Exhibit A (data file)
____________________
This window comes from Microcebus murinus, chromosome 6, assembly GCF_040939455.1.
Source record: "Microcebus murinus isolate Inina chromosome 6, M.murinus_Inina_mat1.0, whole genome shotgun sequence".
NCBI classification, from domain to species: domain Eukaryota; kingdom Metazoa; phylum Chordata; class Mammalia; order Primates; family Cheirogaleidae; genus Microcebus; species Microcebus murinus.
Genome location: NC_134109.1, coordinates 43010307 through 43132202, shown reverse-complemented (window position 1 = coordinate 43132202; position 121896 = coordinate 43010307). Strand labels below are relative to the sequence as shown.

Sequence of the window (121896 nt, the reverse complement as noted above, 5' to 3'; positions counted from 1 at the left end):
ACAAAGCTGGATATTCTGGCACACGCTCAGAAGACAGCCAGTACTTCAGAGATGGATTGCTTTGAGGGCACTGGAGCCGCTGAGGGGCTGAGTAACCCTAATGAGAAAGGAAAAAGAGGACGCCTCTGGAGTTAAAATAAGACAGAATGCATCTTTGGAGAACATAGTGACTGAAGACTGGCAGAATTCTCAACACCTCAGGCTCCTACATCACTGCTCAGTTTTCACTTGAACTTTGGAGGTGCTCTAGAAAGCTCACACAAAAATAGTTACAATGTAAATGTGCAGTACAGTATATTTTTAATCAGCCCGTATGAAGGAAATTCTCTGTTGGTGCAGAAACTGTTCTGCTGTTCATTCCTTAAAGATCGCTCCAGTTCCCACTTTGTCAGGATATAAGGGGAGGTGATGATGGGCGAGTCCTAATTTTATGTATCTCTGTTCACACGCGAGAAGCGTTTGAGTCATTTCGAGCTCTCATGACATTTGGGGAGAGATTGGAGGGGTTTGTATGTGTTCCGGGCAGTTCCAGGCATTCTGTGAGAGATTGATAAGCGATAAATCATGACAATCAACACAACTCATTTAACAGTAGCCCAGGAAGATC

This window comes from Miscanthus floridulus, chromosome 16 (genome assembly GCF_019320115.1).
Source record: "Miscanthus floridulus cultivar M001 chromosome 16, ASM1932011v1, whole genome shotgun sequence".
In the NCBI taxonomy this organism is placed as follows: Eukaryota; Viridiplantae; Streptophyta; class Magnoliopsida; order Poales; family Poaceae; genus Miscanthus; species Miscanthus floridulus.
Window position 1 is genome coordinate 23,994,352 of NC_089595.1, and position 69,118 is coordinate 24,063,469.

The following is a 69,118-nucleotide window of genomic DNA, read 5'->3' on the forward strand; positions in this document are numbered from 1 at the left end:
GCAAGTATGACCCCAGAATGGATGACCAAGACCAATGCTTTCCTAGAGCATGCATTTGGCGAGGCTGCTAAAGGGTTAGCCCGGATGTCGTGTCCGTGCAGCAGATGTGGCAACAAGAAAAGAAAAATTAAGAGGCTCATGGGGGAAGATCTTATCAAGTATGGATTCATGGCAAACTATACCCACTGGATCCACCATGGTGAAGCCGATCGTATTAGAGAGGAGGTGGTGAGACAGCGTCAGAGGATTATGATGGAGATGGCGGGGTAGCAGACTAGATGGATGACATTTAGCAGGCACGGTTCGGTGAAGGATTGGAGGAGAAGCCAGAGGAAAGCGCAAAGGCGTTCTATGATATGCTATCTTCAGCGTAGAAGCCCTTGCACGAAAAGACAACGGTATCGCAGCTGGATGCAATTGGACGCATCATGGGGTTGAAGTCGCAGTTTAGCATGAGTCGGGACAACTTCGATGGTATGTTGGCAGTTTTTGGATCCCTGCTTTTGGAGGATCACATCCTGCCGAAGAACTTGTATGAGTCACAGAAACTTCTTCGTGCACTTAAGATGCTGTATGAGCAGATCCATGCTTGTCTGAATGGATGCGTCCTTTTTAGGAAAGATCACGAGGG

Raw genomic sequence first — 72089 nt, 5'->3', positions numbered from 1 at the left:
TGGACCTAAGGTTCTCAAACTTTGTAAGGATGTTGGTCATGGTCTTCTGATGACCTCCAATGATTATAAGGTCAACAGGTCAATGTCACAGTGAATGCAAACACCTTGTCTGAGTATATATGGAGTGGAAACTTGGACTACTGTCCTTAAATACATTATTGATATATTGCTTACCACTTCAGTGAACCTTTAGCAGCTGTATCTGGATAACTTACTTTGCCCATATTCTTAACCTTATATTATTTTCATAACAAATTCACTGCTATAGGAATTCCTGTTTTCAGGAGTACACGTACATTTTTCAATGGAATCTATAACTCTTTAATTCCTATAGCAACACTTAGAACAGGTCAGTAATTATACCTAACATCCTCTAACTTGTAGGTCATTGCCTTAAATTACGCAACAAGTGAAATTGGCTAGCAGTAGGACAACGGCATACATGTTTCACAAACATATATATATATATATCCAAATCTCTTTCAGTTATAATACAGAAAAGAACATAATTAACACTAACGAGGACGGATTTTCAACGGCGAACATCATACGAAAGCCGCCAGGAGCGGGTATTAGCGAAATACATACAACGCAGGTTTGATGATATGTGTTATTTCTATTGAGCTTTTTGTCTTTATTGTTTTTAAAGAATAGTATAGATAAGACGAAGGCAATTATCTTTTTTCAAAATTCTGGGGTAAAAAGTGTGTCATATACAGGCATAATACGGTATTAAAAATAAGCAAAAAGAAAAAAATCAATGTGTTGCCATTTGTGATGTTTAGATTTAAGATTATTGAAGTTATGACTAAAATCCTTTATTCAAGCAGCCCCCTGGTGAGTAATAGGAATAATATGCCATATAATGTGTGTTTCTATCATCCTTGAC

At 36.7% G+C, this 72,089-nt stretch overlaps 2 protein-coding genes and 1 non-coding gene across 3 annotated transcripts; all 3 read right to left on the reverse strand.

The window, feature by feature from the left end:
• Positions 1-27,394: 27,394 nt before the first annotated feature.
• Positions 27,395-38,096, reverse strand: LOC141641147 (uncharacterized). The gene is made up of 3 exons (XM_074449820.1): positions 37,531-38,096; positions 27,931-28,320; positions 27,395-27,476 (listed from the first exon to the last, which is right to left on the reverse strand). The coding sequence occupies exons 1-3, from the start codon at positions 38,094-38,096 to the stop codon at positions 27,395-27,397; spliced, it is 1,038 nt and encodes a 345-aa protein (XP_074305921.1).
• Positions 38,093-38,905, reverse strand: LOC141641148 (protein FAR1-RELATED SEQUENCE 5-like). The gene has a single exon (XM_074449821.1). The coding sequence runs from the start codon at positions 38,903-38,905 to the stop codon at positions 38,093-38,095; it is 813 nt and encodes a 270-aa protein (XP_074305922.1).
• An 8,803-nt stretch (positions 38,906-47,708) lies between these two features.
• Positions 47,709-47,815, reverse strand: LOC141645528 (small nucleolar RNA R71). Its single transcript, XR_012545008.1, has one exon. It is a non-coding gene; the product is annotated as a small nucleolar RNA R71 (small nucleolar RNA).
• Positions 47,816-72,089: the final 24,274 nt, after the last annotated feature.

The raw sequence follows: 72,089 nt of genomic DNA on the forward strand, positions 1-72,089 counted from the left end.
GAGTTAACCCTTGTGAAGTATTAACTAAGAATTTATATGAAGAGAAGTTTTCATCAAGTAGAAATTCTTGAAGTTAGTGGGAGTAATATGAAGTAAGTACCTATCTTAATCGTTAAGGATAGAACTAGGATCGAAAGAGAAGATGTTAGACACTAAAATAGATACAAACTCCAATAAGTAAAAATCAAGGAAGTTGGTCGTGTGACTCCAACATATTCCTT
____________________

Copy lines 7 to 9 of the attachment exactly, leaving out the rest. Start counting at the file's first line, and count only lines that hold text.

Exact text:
This window comes from Miscanthus floridulus, chromosome 16 (genome assembly GCF_019320115.1).
Source record: "Miscanthus floridulus cultivar M001 chromosome 16, ASM1932011v1, whole genome shotgun sequence".
In the NCBI taxonomy this organism is placed as follows: Eukaryota; Viridiplantae; Streptophyta; class Magnoliopsida; order Poales; family Poaceae; genus Miscanthus; species Miscanthus floridulus.